Geraniums are not often top of the lists of plants for bees but I think they are under-rated. Geraniums are a real stalwart of any herbaceous border. The extensive range starts blooming in April with the Phaeums and keeps going right through to August with the Oxonianums which repeat flower for a very long time. But, as with all garden plants, they come from the wild and in the UK we have two very common native geraniums:
1. Pratense (bloody cransbill) - a tall willowing blue flowered plant that you commonly see with its head above the grass flowers at the edges fo the road and
2. pyrenaicum - a low growing, creeping variety with masses or small purple flowers
Both flower from end of May till end of June and hence provide a regular reliable source of 'June gap' nectar and pollen.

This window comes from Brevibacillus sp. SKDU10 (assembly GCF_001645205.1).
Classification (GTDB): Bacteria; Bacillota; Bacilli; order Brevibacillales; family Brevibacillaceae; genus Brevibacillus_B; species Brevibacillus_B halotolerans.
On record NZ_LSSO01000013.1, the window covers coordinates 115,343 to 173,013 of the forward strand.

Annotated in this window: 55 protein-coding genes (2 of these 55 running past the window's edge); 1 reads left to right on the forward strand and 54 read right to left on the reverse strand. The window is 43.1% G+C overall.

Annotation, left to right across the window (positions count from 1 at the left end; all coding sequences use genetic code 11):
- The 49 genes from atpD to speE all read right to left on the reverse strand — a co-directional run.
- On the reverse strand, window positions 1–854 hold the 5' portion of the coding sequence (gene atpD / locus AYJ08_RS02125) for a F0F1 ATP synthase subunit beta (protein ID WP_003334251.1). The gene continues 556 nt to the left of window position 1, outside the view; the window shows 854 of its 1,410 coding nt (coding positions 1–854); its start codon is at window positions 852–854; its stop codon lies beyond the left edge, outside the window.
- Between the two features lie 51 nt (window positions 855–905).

All the geraniums (with the exception of a few cultivated doubles) have an open flower which is perfect for all types of bee.
If they are planted in a big clump then you will see a variety of bees on them. Thier flowers are not packed closely together and so honey bees might find them an inefficient source if its only a single plant if there is competition nearby. However, if other flowers are scare in June then the reliable geraniums will be most welcome.